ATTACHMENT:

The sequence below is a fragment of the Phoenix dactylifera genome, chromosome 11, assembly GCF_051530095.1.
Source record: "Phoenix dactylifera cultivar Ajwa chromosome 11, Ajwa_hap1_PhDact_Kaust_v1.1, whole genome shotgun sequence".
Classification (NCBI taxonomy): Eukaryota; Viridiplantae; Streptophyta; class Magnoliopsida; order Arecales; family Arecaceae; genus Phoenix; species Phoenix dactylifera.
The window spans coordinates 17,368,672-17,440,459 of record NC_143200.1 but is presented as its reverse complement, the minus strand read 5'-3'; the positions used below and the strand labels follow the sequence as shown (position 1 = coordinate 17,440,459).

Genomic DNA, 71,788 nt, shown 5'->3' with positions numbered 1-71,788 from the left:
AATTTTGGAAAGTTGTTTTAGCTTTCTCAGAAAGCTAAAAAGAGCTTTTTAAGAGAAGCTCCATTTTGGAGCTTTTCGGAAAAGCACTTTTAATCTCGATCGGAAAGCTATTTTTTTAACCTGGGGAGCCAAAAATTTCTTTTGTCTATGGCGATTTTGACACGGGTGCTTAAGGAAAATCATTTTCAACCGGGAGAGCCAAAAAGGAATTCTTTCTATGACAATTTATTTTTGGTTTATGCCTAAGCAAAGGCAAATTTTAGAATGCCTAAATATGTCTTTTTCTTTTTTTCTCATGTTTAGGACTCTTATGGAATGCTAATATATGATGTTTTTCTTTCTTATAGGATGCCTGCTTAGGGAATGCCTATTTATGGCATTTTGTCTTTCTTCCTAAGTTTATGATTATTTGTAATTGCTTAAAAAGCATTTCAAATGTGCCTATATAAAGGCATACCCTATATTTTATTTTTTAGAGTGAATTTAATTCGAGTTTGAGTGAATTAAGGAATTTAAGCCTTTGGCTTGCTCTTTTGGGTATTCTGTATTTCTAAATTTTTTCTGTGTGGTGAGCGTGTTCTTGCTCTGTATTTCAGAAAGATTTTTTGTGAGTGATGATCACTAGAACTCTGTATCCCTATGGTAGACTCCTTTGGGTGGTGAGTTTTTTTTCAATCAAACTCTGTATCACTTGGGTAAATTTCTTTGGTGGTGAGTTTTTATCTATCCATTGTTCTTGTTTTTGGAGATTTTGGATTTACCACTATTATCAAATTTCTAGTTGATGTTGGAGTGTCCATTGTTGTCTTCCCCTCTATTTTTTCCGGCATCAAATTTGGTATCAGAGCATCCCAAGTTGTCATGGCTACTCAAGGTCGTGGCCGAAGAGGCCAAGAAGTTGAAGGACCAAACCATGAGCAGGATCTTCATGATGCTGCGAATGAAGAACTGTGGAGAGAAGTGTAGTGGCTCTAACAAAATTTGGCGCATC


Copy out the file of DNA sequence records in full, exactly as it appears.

The sequence below is a fragment of the Phoenix dactylifera genome, chromosome 11, assembly GCF_051530095.1.
Source record: "Phoenix dactylifera cultivar Ajwa chromosome 11, Ajwa_hap1_PhDact_Kaust_v1.1, whole genome shotgun sequence".
Classification (NCBI taxonomy): Eukaryota; Viridiplantae; Streptophyta; class Magnoliopsida; order Arecales; family Arecaceae; genus Phoenix; species Phoenix dactylifera.
The window spans coordinates 17,368,672-17,440,459 of record NC_143200.1 but is presented as its reverse complement, the minus strand read 5'-3'; the positions used below and the strand labels follow the sequence as shown (position 1 = coordinate 17,440,459).

Genomic DNA, 71,788 nt, shown 5'->3' with positions numbered 1-71,788 from the left:
AATTTTGGAAAGTTGTTTTAGCTTTCTCAGAAAGCTAAAAAGAGCTTTTTAAGAGAAGCTCCATTTTGGAGCTTTTCGGAAAAGCACTTTTAATCTCGATCGGAAAGCTATTTTTTTAACCTGGGGAGCCAAAAATTTCTTTTGTCTATGGCGATTTTGACACGGGTGCTTAAGGAAAATCATTTTCAACCGGGAGAGCCAAAAAGGAATTCTTTCTATGACAATTTATTTTTGGTTTATGCCTAAGCAAAGGCAAATTTTAGAATGCCTAAATATGTCTTTTTCTTTTTTTCTCATGTTTAGGACTCTTATGGAATGCTAATATATGATGTTTTTCTTTCTTATAGGATGCCTGCTTAGGGAATGCCTATTTATGGCATTTTGTCTTTCTTCCTAAGTTTATGATTATTTGTAATTGCTTAAAAAGCATTTCAAATGTGCCTATATAAAGGCATACCCTATATTTTATTTTTTAGAGTGAATTTAATTCGAGTTTGAGTGAATTAAGGAATTTAAGCCTTTGGCTTGCTCTTTTGGGTATTCTGTATTTCTAAATTTTTTCTGTGTGGTGAGCGTGTTCTTGCTCTGTATTTCAGAAAGATTTTTTGTGAGTGATGATCACTAGAACTCTGTATCCCTATGGTAGACTCCTTTGGGTGGTGAGTTTTTTTTCAATCAAACTCTGTATCACTTGGGTAAATTTCTTTGGTGGTGAGTTTTTATCTATCCATTGTTCTTGTTTTTGGAGATTTTGGATTTACCACTATTATCAAATTTCTAGTTGATGTTGGAGTGTCCATTGTTGTCTTCCCCTCTATTTTTTCCGGCATCAAATTTGGTATCAGAGCATCCCAAGTTGTCATGGCTACTCAAGGTCGTGGCCGAAGAGGCCAAGAAGTTGAAGGACCAAACCATGAGCAGGATCTTCATGATGCTGCGAATGAAGAACTGTGGAGAGAAGTGTAGTGGCTCTAACAAAATTTGGCGCATC